Yes, going on combat operations is part of the reason for wanting to join, although the main reason is not wanting to spend the rest of my twenties number crunching on a computer at a desk (although I’m told Officers also get their fair share of desk work!).

Sandmanrez, thanks for your advice. I’m going to go for it – if I fail along the way at least I’ve tried.
 
#9
The reality is Tiresias, if the regiment like you I doubt they'll be that fussed about your age. One guy in my platoon was 29 and commissioned into the infantry because he was very, very good and he fitted in. Another 29 year old was told by the RLC that he was too old; an excuse really because I don't think they were convinced he would add much value to the Corps. I'd recommend going on a visit to an infantry unit and seeing what they say. You'll be at the upper end of what they're allowed to take now though, as I think 26 is the oldest you can join the infantry now.
 
#10
Thanks Nickhere, great insight

If you don’t mind me asking, which regiment / corps did you choose and what was your reasoning?

Do you find that for some Ocdts going through Sandhurst changes where they initially thought they’d want to end up?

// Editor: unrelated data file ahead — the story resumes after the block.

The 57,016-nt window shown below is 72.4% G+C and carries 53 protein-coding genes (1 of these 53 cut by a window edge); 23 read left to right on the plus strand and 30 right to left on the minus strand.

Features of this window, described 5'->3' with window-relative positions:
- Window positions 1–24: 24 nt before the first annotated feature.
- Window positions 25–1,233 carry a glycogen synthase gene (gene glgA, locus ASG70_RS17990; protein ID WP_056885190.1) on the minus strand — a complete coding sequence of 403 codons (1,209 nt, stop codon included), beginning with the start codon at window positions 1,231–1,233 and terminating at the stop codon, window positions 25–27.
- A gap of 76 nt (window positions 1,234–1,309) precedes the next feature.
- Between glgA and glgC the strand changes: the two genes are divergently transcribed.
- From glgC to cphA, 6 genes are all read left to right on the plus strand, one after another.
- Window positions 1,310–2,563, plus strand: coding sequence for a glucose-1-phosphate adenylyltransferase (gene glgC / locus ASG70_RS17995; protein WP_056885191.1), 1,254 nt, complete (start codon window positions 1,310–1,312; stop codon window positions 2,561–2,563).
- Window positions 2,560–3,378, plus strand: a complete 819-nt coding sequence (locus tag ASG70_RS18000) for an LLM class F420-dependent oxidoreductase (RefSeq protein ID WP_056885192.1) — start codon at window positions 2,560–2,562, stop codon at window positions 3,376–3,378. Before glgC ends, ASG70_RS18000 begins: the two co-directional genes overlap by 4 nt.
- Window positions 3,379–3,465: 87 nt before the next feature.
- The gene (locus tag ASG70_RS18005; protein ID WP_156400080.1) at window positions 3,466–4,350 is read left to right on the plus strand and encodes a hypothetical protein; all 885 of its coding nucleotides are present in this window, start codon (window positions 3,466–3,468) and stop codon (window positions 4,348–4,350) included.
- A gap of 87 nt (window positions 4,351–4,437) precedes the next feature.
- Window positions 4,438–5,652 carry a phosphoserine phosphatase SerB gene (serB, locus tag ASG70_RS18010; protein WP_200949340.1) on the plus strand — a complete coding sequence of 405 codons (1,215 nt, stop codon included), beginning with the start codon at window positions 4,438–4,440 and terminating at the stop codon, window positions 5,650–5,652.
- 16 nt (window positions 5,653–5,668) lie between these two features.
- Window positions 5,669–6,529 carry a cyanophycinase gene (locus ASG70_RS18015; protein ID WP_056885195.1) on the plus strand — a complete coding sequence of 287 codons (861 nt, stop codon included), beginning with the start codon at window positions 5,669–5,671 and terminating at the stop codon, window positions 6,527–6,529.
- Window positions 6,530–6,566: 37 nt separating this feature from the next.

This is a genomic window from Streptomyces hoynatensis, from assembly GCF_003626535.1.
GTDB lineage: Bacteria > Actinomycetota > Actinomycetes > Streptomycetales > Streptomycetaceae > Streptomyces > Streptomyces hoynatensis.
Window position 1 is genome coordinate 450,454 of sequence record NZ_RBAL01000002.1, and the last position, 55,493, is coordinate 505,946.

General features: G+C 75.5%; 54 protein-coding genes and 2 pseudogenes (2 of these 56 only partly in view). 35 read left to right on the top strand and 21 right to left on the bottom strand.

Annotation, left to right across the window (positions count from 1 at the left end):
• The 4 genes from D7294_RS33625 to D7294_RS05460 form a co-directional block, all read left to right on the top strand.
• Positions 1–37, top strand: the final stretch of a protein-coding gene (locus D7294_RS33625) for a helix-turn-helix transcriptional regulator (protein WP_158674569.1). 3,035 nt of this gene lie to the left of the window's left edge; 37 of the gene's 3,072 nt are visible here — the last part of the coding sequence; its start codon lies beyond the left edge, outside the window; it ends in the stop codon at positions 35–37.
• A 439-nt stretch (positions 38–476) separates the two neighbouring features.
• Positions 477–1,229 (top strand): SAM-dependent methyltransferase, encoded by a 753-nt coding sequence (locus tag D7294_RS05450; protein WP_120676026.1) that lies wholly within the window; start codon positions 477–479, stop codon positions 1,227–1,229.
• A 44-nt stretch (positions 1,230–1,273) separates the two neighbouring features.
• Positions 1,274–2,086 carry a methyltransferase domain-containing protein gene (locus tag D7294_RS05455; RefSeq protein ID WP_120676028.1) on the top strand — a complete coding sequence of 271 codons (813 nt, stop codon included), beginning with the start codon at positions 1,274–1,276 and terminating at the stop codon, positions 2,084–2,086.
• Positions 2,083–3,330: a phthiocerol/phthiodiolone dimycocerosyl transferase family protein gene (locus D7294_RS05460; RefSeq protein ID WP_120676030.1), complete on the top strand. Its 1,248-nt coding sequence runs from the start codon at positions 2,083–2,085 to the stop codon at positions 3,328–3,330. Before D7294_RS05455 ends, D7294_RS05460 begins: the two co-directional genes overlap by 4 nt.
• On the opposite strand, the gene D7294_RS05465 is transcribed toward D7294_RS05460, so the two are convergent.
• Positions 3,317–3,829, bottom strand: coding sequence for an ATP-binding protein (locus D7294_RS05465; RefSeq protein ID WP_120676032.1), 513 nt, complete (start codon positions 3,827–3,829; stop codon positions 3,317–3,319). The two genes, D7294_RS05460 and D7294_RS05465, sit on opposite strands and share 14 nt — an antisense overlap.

Finally, what constitutes being good at Sandhurst? Presumably areas such as fitness, navigation and map reading, passing room and kit inspections, Academics, successfully commanding exercises, being a good marksmen, being well liked and selfless etc…? Does a platoon’s performance depend on specific test results (eg time on a run, shooting score) or is it more the general overall impression given to the Instructors?

Sorry for the barrage of questions, no offence taken if you haven’t the time to answer!

Cheers
T.
 
#11
I was in Sovereigns Platoon at Sandhurst - that means we got the highest overall score from a series of events (log runs, endurance events etc) that were undertaken throughout the CC.

Obviously, logic would dictate that we were the BEST Platoon, therefore we were all the BEST OCdts, but of course, it is a group effort and I think we worked well together, while supporting some less able members. The Sword winner wasn't in our Platoon.

As for how you are graded personally, there are assessed parts to the course that count towards that - academic work, physical events etc. Awards are given to the best at academic studies, best overall (Sword winner) and other categories.

You ought to get to see some of the cap badges you are interested in before RMAS, as turning up with Infantry as your choice leaves a wide range of Regiments to choose from (or for them to choose you).

Bearing in mind the age thing (and I am no expert on the new fashion at RMAS, but had heard the age limit was reducing), you might want to think about what you really want to do if Infantry is turned off for you. That way, it wont feel like a booby prize to you (too much), which may be telling in selection interivews.

Out of interest, having done RMR, why not go Regular Booty?